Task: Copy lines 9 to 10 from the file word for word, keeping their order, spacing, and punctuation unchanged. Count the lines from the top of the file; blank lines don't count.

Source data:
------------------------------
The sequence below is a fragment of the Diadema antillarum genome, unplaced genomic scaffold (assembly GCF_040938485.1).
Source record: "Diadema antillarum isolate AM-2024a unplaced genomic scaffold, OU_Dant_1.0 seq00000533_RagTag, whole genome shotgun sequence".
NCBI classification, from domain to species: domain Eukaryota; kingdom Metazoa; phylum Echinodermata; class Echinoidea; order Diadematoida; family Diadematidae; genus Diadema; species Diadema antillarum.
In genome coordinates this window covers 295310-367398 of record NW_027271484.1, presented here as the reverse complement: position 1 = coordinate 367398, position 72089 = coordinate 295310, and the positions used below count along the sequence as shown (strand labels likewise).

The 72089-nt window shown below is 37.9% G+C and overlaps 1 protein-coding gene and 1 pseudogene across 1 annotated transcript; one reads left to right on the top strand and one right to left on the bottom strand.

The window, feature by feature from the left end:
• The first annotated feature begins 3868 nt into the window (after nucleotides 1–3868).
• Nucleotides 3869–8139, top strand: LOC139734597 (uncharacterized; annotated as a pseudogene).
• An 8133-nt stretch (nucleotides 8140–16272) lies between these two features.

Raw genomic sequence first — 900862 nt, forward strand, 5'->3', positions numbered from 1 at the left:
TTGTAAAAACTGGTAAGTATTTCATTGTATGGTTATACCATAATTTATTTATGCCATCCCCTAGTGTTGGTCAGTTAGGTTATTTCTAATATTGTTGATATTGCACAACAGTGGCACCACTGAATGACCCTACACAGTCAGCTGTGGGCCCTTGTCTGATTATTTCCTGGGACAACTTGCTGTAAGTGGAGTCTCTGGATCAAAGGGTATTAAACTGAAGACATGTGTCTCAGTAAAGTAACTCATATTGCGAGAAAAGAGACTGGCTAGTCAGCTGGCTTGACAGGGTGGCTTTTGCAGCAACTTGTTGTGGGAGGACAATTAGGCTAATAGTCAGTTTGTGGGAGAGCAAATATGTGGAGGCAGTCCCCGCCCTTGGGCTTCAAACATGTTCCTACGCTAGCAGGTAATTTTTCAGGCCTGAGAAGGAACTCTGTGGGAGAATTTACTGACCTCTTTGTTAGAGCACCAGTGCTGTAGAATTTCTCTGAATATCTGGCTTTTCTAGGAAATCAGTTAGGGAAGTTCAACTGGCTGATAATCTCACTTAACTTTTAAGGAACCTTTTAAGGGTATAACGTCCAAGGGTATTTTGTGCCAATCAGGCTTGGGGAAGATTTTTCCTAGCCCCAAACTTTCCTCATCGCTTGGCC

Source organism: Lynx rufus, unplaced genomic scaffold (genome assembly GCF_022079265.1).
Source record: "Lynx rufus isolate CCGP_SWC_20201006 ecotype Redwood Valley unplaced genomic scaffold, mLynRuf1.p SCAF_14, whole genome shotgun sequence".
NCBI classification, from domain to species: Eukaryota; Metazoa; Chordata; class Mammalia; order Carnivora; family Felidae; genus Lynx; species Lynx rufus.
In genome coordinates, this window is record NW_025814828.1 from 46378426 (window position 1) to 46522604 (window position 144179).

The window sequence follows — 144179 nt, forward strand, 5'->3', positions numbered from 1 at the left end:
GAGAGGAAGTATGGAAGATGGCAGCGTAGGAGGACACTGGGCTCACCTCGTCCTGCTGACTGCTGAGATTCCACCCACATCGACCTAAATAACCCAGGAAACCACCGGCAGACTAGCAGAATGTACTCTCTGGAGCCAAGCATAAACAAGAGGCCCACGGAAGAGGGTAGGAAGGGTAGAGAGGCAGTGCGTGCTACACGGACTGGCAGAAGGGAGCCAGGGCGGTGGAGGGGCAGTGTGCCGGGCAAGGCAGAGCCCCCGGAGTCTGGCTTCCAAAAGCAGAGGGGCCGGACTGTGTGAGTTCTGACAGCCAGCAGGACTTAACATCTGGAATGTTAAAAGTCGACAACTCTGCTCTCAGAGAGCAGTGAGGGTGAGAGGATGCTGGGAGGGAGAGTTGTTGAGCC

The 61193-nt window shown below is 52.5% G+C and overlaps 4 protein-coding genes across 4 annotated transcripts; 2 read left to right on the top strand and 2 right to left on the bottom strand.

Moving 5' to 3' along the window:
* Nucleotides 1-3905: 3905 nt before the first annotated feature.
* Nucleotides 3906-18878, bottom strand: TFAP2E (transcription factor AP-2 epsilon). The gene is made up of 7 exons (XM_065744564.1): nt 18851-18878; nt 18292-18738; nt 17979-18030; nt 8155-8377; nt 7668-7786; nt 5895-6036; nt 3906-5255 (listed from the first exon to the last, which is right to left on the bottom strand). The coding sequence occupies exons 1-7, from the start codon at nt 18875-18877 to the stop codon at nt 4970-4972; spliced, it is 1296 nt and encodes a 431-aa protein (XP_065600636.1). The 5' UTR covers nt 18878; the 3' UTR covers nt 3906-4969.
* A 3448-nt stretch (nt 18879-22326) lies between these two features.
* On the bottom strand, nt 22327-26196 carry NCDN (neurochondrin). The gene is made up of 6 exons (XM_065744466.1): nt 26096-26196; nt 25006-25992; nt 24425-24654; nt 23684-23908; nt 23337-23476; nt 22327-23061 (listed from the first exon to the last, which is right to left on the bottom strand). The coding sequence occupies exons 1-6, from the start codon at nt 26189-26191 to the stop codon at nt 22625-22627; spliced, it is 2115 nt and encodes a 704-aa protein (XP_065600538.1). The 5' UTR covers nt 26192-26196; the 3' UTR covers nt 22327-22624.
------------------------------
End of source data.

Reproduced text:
• An 8133-nt stretch (nucleotides 8140–16272) lies between these two features.

Raw genomic sequence first — 900862 nt, forward strand, 5'->3', positions numbered from 1 at the left: